Frank Field MP
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Delivering Sense

There are a number of firsts with this morning’s post. It arrived early. It also bought a card announcing what will be in some weeks’ time a couple’s second child. The card is a reproduction of the mother’s last scan showing a very healthy child in her womb. The scans, which have been instigated to alert parents to handicapped children, thereby opening the door for an abortion, might, in the longer run, paradoxically have a totally different effect on the pro-life/pro-choice debate in this country. While this is the first time that I have had an expected birth announced in this way, I am struck by the number of young people in schools whose own lifebook begins with pictures of them in their mother’s womb. While only some of the young people link up their womb-life with the abortion debate, these scans will, I believe, over the longer term change people’s attitude to what is an acceptable time limit beyond which abortion should not take place.

Abortion was touched on in a public discussion I was involved in last evening. I gave an example of how irrational many of the contributors to the abortion debate are when parliament discusses the issue. We did so last year and I couldn’t but compare the attitudes of my colleagues to GM foods and GM embryos. I would guess that, on a free vote, a significant majority of Labour MPs would register against GM foods. And yet I could not but contrast the horror that is expressed in our GM debates in the commons from the Labour benches on the prospect of having, say, genetically-modified potatoes compared with the non-debate and the voting last year for genetically-modified embryos, which was carried easily. This extraordinary example of where that part of the political brain deciding issues of GM crops is totally divorced from presumably another part of the political brain deciding GM embryos will soon be a thing of the past as those scanning photographs spread a new sediment across our political debate.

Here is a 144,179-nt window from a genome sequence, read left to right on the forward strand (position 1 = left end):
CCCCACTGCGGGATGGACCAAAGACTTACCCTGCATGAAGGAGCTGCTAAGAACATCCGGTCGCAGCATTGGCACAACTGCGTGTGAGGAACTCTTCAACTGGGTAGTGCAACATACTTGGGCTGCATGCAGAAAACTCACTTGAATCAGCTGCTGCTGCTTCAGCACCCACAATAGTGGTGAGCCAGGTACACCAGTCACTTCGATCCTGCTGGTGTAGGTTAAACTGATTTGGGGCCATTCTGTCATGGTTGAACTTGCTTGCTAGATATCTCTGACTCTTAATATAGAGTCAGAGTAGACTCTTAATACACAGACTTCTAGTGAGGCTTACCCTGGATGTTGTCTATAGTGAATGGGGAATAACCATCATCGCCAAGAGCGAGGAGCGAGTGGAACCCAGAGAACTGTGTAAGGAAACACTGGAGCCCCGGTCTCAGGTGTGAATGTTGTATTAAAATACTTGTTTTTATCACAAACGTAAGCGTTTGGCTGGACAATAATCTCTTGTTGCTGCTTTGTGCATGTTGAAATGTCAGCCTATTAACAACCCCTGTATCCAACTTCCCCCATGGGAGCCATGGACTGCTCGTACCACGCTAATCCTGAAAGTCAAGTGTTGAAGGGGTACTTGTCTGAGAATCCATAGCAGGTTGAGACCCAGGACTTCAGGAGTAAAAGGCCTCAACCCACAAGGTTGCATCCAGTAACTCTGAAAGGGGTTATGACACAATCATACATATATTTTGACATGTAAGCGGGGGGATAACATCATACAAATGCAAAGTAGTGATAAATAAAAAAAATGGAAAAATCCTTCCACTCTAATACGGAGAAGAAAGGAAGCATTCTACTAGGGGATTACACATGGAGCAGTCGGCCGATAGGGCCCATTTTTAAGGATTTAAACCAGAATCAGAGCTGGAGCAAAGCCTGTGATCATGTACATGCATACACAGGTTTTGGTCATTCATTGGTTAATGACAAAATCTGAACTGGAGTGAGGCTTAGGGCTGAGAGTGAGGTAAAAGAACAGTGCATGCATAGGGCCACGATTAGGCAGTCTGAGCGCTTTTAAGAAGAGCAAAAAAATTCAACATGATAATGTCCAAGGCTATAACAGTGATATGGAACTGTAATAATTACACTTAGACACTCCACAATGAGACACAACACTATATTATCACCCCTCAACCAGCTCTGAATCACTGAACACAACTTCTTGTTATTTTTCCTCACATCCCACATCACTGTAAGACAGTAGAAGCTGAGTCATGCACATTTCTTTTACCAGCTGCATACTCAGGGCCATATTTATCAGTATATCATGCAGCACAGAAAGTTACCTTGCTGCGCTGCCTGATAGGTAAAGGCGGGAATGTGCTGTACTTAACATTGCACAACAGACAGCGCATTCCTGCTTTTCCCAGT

The Government very bravely announces today a third runway for Heathrow while making it plain that they are not so brave to allow the Commons to vote on the issue. The Tories might well mess up this aspect of the Government’s intent by offering us a vote at the end of a day’s proceeding when they decide the issue to be discussed. I hope when that opportunity arises we will have a radical alternative on offer. It is surely madness to expand a country’s major airport, with even more planes, and thereby terrorist targets, flying over the capital city. Surely the next radical Prime Minister will announce when the last flight will leave Heathrow and link this with building up an airport in the Thames Estuary or the Bristol Channel. The Government is confident it can build up a Japanese-type bullet train network to get us from London to Manchester in 40 minutes, surely the first such line could be built bringing passengers for either the West or the East and delivering them in London in less than half an hour. I wonder what the odds bookmakers are offering against that third runway ever being built?
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